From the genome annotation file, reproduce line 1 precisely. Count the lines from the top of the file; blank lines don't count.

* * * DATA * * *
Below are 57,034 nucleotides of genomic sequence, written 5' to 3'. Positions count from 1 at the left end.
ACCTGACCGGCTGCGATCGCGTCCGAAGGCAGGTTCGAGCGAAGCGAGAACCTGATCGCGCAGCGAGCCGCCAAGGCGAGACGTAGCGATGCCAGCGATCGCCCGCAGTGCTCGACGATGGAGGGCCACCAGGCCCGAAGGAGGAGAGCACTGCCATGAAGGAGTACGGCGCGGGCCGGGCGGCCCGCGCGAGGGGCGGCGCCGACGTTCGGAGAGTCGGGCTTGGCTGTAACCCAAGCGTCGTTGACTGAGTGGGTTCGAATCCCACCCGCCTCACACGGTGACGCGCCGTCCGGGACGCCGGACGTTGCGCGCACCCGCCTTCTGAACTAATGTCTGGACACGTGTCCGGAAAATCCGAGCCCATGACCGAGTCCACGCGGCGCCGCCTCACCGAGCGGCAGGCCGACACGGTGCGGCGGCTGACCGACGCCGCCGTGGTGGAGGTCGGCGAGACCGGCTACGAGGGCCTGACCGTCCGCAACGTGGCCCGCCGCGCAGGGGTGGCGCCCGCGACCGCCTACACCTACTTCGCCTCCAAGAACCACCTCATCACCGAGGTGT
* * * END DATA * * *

Below are 57,034 nucleotides of genomic sequence, written 5' to 3'. Positions count from 1 at the left end.